NASA plans to send a spacecraft to a giant metal asteroid that may unveil the secret of how the solar system was formed.

Possibly A Remnant Of An Earlier Planet

The mission to be led by researchers from the Arizona State University will focus on the giant metal asteroid 16 Psyche. The U.S. space agency wants to know if the asteroid could be part of what could be an earlier planet that could be as large as planet Mars.

Scientists said that the asteroid may have lost its outer core after a series of collisions with other objects in space.

Mission To Be Launched In 2023

The mission, which will launch by 2023, will observe the asteroid when it gets near the body in 2030 and report the data back to Earth. Scientists hope that studying the asteroid would give them a better idea of how planets such as the Earth form and how these planetary bodies separate into layers of core, mantle, and crust.

"It appears to be the exposed nickel-iron core of a protoplanet, one of the building blocks of the Sun's planetary system. At 16 Psyche scientists will explore, for the first time ever, a world made not of rock or ice, but of metal," the Arizona State University wrote on its site.

Psyche Principal Investigator Lindy Elkins-Tanton of Arizona State University in Tempe said that the mission is the only way humans get to visit a core. She added that visiting outer space would actually allow scientists to learn about inner space.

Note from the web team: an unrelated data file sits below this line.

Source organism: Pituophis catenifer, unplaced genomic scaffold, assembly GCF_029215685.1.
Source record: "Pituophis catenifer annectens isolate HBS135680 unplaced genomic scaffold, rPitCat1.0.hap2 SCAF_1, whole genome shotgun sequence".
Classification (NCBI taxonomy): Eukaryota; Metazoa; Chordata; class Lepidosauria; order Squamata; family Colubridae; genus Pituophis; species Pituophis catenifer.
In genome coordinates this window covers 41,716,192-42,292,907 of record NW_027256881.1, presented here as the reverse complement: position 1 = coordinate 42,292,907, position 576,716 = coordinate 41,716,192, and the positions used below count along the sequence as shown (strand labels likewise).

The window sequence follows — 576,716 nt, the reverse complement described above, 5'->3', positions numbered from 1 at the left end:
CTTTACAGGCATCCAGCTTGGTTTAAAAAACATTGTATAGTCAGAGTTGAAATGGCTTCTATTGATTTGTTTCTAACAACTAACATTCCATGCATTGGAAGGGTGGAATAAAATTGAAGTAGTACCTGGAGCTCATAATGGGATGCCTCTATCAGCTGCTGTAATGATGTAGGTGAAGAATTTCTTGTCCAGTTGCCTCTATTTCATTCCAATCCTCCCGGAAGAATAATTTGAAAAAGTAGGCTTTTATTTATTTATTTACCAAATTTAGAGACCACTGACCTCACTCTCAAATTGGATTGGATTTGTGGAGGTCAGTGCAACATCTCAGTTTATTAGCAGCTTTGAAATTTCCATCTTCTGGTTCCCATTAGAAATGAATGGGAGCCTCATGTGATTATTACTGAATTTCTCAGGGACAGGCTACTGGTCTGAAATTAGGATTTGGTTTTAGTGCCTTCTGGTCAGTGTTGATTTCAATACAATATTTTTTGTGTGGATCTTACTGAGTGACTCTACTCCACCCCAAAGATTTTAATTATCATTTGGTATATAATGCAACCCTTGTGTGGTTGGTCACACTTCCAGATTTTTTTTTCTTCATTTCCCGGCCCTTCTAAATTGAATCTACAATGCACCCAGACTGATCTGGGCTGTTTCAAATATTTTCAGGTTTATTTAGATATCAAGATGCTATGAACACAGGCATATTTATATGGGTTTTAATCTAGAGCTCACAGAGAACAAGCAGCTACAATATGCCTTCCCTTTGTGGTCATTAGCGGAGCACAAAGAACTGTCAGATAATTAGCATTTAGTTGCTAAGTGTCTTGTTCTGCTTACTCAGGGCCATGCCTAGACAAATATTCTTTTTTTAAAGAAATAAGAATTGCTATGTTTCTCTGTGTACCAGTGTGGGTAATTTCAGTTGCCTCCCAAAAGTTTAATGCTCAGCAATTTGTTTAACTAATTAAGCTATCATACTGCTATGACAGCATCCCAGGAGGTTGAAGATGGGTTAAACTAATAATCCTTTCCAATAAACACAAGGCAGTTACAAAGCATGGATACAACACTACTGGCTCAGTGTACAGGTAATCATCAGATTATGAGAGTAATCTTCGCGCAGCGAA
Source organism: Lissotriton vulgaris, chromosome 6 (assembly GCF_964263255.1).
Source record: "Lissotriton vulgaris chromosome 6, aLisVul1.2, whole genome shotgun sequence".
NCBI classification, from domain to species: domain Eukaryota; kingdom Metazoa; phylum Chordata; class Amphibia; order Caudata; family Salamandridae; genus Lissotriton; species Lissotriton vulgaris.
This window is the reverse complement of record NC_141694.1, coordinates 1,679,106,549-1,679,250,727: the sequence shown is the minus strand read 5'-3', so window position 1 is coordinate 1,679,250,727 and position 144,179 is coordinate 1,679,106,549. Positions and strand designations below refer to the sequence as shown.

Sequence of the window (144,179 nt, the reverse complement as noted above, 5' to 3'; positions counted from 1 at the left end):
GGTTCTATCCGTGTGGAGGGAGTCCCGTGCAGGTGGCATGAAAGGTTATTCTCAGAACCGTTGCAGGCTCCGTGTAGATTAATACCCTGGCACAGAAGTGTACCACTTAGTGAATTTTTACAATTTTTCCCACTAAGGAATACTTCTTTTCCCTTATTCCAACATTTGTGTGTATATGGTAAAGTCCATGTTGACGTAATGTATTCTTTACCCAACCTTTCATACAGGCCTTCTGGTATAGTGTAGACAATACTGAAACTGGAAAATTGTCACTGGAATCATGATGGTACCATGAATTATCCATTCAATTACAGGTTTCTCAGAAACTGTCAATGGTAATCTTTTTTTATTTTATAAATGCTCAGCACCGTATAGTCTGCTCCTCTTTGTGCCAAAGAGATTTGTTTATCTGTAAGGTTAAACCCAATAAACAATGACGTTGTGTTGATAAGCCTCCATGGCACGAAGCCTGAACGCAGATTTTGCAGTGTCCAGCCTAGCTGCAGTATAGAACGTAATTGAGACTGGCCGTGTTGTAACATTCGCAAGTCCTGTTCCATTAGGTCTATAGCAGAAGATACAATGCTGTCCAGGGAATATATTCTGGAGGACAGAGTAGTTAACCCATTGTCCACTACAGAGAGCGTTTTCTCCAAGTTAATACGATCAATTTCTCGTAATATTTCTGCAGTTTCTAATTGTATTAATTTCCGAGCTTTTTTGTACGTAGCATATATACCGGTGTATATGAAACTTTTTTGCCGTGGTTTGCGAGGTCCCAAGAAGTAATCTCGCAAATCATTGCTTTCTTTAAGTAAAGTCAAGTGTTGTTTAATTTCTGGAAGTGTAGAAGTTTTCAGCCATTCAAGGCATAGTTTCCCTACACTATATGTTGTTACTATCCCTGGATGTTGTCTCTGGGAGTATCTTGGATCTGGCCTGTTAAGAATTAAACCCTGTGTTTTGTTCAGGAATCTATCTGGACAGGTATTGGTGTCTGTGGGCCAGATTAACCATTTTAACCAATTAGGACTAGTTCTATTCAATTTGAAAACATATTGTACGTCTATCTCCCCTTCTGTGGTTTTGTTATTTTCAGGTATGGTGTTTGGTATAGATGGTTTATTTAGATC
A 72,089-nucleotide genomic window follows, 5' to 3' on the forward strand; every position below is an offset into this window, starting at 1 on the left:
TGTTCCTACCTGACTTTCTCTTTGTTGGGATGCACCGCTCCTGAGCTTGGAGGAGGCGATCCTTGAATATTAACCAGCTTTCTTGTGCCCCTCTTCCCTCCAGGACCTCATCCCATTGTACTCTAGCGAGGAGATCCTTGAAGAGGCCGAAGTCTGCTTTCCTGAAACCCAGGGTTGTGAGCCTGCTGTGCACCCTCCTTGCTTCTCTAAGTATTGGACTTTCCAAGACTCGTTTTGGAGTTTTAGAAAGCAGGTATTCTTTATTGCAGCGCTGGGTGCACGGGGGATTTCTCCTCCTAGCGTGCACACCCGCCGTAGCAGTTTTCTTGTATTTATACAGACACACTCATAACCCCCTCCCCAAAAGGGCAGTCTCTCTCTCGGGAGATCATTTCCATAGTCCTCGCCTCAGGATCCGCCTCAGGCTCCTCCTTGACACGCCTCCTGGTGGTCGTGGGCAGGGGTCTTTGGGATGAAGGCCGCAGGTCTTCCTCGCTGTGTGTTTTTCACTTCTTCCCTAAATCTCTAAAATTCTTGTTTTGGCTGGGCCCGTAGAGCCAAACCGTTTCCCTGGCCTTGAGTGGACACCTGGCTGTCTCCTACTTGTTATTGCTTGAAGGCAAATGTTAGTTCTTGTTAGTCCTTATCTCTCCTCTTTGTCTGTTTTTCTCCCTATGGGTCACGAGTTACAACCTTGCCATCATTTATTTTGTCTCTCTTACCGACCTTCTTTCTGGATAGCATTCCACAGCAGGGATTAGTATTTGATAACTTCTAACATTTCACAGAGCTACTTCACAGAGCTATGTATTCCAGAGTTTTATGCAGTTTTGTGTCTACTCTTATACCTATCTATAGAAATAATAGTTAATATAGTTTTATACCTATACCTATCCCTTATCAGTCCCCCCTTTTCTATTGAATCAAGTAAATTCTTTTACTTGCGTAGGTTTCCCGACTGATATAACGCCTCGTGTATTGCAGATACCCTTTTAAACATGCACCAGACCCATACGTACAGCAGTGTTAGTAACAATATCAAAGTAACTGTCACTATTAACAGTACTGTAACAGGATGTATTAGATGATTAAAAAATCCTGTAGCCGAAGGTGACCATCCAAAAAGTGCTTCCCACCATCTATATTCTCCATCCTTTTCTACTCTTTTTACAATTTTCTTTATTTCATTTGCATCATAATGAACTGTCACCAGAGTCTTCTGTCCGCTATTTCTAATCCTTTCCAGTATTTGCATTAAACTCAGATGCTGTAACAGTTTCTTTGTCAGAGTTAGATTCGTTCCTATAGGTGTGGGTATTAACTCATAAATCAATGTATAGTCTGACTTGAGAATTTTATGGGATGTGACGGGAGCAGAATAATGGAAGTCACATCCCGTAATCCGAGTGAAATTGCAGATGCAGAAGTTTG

Unique Asteroid

Besides being one of the largest asteroids that astronomers know of and one of the most massive objects in the asteroid belt, the 200-kilometer-wide 16 Psyche is different from other asteroids with rocky and icy bodies because it is primarily made of metals.

Contains Valuable Metals

The asteroid contains iron, nickel and possibly platinum, cobalt, and gold. The composition of this object is so valuable the asteroid could be worth a lot of money if it gets hauled to our planet with a price tag.

$10,000 Quadrillion-Worth Asteroid

Elkins-Tanton said that the iron found in this body alone could be worth about $10,000 quadrillion, an amount the whole world's economy can't certainly afford since the gross world product in 2015 was only about $73.7 trillion.

Wild Speculation

The idea, of course, is not possible since NASA does not yet have the technology required to accomplish such a feat. Elkins-Tanton also said that even if this is possible, there is still the question as to how the asteroid could be used when it is brought to Earth.

"Even if we could grab a big metal piece and drag it back here ... what would you do? Could you kind of sit on it and hide it and control the global resource – kind of like diamonds are controlled corporately – and protect your market? What if you decided you were going to bring it back and you were just going to solve the metal resource problems of humankind for all time?" Elkins-Tanton said adding that this is a mere wild speculation.

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